DOI: 10.3390/philosophies8050081 ISSN:

Pruning of the People: Ostracism and the Transformation of the Political Space in Ancient Athens

Emily Salamanca
  • History and Philosophy of Science
  • Philosophy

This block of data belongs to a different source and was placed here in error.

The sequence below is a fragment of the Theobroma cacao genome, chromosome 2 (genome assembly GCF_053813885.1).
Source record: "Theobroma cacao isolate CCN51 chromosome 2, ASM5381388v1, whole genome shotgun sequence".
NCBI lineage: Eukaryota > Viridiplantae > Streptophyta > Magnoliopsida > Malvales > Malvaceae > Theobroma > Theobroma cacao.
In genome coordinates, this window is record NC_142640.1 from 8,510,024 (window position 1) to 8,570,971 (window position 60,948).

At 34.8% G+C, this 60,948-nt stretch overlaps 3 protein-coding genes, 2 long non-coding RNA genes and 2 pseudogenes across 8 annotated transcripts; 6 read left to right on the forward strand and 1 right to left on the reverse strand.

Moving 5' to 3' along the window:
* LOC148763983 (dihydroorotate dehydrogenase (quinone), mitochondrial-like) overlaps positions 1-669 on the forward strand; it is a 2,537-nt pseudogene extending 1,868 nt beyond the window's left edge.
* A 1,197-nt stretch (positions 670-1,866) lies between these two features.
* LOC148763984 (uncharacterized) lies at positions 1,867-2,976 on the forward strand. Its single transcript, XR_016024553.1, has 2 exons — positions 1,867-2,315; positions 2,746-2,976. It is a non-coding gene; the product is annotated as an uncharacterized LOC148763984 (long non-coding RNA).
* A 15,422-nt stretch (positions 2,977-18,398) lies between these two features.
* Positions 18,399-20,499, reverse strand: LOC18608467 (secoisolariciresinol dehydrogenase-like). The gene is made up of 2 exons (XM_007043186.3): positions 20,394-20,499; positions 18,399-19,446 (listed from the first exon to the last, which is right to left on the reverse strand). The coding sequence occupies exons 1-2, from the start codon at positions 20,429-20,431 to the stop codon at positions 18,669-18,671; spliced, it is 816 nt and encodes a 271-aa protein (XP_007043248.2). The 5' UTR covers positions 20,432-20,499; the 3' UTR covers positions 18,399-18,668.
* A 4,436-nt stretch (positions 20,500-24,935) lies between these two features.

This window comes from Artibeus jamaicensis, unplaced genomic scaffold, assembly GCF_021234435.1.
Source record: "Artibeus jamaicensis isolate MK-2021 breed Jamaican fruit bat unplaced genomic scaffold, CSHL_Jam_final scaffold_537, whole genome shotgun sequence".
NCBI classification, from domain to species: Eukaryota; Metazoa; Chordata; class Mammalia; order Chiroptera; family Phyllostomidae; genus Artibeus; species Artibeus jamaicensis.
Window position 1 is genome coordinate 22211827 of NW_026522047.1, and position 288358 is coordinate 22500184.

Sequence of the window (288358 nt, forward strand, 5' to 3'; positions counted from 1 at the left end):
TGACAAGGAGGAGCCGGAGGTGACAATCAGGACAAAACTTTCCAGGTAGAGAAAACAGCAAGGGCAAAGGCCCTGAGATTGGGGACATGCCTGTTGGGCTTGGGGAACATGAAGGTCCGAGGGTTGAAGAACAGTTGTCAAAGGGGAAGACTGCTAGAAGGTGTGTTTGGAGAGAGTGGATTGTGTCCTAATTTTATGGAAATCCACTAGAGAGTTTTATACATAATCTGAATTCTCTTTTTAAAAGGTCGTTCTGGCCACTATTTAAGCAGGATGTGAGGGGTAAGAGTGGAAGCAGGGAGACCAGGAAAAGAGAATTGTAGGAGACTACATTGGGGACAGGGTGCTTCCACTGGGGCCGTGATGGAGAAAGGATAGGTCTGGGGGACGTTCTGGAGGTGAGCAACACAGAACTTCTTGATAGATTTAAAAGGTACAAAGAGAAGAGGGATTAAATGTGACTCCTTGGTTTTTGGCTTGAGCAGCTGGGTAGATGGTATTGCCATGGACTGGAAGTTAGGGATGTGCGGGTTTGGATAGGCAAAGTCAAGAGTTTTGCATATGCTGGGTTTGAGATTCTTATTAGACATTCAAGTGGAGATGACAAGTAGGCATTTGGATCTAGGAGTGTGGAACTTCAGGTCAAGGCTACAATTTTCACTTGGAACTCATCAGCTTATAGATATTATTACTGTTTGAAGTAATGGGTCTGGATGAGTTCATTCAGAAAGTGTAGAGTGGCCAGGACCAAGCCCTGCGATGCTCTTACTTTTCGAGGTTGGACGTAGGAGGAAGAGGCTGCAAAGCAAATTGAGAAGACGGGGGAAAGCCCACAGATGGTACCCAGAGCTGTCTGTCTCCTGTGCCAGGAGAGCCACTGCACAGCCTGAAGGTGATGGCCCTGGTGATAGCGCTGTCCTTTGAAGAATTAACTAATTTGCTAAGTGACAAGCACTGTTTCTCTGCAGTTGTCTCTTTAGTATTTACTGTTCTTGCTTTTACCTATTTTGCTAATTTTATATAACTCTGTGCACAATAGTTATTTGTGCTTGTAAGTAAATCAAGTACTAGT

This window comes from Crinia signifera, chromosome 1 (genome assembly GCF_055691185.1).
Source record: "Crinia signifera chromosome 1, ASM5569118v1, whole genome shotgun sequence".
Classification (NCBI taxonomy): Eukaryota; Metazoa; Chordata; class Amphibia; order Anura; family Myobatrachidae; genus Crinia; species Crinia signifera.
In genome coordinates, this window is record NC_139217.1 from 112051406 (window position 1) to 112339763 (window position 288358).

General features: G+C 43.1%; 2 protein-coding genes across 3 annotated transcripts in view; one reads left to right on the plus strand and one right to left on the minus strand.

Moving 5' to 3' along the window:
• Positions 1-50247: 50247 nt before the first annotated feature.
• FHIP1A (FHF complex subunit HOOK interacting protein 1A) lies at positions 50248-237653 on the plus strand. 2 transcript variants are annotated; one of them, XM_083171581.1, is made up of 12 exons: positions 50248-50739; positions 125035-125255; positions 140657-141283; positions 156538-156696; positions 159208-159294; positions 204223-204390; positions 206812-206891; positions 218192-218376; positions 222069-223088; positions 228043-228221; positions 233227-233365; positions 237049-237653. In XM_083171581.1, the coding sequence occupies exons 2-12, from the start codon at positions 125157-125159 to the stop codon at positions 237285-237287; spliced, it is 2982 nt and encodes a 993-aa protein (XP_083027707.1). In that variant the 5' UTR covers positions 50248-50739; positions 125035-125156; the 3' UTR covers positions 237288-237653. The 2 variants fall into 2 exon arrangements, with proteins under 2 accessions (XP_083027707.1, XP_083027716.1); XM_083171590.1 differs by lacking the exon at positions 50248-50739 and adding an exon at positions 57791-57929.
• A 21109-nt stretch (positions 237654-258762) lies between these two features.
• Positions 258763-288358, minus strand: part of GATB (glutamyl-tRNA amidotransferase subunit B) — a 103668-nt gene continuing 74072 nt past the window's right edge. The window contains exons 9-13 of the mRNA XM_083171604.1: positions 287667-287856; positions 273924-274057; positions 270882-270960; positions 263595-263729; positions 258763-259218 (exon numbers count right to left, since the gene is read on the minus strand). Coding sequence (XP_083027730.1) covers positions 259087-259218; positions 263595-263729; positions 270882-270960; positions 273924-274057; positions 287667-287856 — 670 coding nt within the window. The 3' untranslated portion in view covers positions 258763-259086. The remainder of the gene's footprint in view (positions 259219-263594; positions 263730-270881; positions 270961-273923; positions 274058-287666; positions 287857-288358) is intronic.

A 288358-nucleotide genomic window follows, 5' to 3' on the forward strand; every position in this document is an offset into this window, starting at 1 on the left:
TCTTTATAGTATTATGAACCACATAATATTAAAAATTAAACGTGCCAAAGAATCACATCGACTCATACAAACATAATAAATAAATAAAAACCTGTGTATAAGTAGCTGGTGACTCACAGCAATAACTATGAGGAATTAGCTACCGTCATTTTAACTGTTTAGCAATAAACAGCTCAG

Athenian ostracism has long captured democratic imaginations because it seems to present clear evidence of a people (demos) routinely asserting collective power over tyrannical elites. In recent times, ostracism has been particularly alluring to militant democrats, who see the institution as an ancient precursor to modern militant democratic mechanisms such as social media bans, impeachment measures, and lustration procedures, which serve to protect democratic constitutions from anti-democratic threats. Such a way of conceptualizing ostracism ultimately stems from Aristotle’s “rule of proportion,” or the removal of “outstanding” individuals in a polity who threaten to disturb the achievement of communal eudaimonia (Aris. Pol. 1284a). However, this way of interpreting the institution only presents a truncated view, one which is overly centered on the ultimate expulsion of an individual from the polity, rather than on its broader contextual telos—the transformation of the ostracized individual and of the community. To move past this simplified view, this paper considers all elements of ostracism with equal force, and argues that ostracism offered a shared opportunity and shared space for all members of the polis—citizens, non-citizens, and elite members alike—to reform the character of the subject individual and to instill and reaffirm democratic values in the community.

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